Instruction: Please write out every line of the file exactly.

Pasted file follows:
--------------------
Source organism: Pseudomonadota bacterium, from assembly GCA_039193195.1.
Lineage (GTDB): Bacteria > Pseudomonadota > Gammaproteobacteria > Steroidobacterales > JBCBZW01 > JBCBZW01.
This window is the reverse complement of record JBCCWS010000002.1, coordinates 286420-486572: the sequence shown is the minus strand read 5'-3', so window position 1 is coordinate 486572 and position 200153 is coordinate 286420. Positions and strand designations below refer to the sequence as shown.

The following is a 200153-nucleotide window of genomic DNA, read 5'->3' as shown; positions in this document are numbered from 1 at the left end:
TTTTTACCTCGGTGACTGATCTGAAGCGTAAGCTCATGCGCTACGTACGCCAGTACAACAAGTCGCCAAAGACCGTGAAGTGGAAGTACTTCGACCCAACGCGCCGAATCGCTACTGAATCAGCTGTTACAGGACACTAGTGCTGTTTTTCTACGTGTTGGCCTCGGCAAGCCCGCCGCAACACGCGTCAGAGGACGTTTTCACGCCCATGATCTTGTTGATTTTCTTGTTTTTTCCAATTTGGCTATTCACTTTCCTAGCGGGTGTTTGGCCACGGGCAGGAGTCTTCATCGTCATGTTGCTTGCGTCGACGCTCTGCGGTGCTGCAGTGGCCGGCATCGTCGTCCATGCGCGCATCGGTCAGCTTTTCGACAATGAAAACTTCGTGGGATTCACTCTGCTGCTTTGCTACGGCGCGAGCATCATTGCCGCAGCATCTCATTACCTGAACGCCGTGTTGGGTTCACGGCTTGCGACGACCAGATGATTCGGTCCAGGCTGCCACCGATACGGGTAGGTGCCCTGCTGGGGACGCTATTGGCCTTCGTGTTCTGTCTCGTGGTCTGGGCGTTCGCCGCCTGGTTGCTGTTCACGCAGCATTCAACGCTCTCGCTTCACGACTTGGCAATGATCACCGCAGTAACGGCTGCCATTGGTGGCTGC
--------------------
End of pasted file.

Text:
Source organism: Pseudomonadota bacterium, from assembly GCA_039193195.1.
Lineage (GTDB): Bacteria > Pseudomonadota > Gammaproteobacteria > Steroidobacterales > JBCBZW01 > JBCBZW01.
This window is the reverse complement of record JBCCWS010000002.1, coordinates 286420-486572: the sequence shown is the minus strand read 5'-3', so window position 1 is coordinate 486572 and position 200153 is coordinate 286420. Positions and strand designations below refer to the sequence as shown.

The following is a 200153-nucleotide window of genomic DNA, read 5'->3' as shown; positions in this document are numbered from 1 at the left end:
TTTTTACCTCGGTGACTGATCTGAAGCGTAAGCTCATGCGCTACGTACGCCAGTACAACAAGTCGCCAAAGACCGTGAAGTGGAAGTACTTCGACCCAACGCGCCGAATCGCTACTGAATCAGCTGTTACAGGACACTAGTGCTGTTTTTCTACGTGTTGGCCTCGGCAAGCCCGCCGCAACACGCGTCAGAGGACGTTTTCACGCCCATGATCTTGTTGATTTTCTTGTTTTTTCCAATTTGGCTATTCACTTTCCTAGCGGGTGTTTGGCCACGGGCAGGAGTCTTCATCGTCATGTTGCTTGCGTCGACGCTCTGCGGTGCTGCAGTGGCCGGCATCGTCGTCCATGCGCGCATCGGTCAGCTTTTCGACAATGAAAACTTCGTGGGATTCACTCTGCTGCTTTGCTACGGCGCGAGCATCATTGCCGCAGCATCTCATTACCTGAACGCCGTGTTGGGTTCACGGCTTGCGACGACCAGATGATTCGGTCCAGGCTGCCACCGATACGGGTAGGTGCCCTGCTGGGGACGCTATTGGCCTTCGTGTTCTGTCTCGTGGTCTGGGCGTTCGCCGCCTGGTTGCTGTTCACGCAGCATTCAACGCTCTCGCTTCACGACTTGGCAATGATCACCGCAGTAACGGCTGCCATTGGTGGCTGC